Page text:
As new Hurricane Nate forecast tracks are released every six hours, forecasters are paying close attention to small shifts in the storm's projected path.
With Nate, perhaps more than other storms, the precise landfall might make a significant difference in the impacts seen in an area because the storm is relatively small.
Not a huge wind field from Nate, and most of it is to the east of the center, still brings some really nasty weather into Ms/Al Gulf Coast pic.twitter.com/x8D97CcoAm— Daniel Phillips (@DanielKATC) October 7, 2017
As of the latest Nate forecast, the NHC projects a landfall along the Mississippi Gulf Coast. A landfall 60 miles east or west of that, for example, would mean big differences in rain and wind impacts for southeast Louisiana.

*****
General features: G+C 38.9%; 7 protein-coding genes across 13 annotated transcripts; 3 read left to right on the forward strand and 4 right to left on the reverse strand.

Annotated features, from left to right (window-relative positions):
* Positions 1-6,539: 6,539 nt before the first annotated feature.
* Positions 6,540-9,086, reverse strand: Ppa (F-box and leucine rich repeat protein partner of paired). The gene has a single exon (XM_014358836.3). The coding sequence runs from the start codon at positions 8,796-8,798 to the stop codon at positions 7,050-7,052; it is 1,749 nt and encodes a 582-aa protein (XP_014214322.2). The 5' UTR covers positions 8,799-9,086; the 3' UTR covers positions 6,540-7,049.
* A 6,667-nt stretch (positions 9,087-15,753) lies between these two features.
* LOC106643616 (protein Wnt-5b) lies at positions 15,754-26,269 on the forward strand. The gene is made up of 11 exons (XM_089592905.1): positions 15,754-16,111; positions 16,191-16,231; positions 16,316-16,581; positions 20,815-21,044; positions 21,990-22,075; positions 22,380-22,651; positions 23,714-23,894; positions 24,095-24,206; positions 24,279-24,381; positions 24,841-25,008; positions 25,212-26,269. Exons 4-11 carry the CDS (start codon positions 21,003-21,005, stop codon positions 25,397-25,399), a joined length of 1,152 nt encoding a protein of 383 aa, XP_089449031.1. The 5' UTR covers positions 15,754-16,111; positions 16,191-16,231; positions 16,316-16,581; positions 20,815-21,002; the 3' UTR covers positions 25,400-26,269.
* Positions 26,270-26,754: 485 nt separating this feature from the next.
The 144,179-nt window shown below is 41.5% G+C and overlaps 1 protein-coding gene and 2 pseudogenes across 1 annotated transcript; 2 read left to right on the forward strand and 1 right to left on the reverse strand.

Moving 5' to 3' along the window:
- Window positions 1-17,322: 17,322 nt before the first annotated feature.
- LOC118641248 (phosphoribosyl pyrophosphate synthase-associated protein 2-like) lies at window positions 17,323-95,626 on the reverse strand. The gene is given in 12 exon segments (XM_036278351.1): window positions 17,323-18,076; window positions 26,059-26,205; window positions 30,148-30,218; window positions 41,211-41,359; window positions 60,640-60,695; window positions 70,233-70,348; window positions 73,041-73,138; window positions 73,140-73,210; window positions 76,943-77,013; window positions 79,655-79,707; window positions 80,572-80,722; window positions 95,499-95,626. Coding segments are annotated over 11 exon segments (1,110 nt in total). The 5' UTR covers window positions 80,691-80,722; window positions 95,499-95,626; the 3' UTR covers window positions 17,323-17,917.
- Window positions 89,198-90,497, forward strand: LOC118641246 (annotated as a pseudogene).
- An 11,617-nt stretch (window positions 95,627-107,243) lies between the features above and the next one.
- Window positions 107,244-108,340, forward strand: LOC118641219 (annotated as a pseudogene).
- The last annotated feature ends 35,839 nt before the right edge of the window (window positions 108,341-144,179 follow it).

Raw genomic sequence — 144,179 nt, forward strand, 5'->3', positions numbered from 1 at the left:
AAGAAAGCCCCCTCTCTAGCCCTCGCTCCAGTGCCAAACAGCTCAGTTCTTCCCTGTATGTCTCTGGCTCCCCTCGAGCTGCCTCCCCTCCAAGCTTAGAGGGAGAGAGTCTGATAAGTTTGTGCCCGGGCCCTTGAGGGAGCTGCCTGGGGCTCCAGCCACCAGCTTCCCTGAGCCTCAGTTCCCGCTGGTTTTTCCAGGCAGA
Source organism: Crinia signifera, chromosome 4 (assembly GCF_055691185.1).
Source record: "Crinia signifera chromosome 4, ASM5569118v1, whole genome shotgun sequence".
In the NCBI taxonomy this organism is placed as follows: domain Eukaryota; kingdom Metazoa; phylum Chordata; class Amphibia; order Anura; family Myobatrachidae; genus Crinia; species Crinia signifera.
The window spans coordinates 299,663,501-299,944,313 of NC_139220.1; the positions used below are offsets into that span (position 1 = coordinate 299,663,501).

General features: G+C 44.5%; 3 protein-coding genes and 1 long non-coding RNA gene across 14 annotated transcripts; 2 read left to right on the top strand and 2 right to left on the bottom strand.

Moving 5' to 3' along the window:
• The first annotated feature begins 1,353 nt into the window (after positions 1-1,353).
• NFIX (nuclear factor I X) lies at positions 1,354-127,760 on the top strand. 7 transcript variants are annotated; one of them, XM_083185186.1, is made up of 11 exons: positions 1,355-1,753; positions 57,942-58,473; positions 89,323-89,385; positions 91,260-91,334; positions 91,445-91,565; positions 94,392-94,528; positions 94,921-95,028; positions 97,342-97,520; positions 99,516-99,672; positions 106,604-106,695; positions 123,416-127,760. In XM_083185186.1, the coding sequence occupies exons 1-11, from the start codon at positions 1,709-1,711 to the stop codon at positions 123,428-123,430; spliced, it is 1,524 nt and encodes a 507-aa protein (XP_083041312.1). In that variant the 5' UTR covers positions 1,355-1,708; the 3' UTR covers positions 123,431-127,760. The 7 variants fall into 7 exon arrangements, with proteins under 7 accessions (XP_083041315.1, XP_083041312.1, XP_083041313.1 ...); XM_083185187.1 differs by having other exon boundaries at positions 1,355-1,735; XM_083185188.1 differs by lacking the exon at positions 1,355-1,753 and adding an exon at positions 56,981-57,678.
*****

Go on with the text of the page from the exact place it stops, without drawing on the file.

Hurricane-force winds extend just 35 miles from the storm's center, according to the National Hurricane Center as of 4 a.m Saturday. And tropical storm-force winds extend 125 miles from the center.
Nate continues to strengthen with winds of 85 mph as of 7 a.m. Saturday. The storm is quickly moving north-northwest at 22 mph.
A Hurricane Warning is in effect for Grand Isle to the Alabama/Florida border, including metro New Orleans and Lake Pontchartrain.
A storm surge warning is in effect for Morgan City to the Okaloosa/Walton County Line Florida, including the northern and western shores of Lake Pontchartrain.
A Tropical Storm Warning is in effect for Lake Maurepas and west of Grand Isle to Morgan City and east of the Alabama/Florida border to the Okaloosa/Walton County line.
There are no watches or warnings posted for the Baton Rouge area as of early Saturday morning.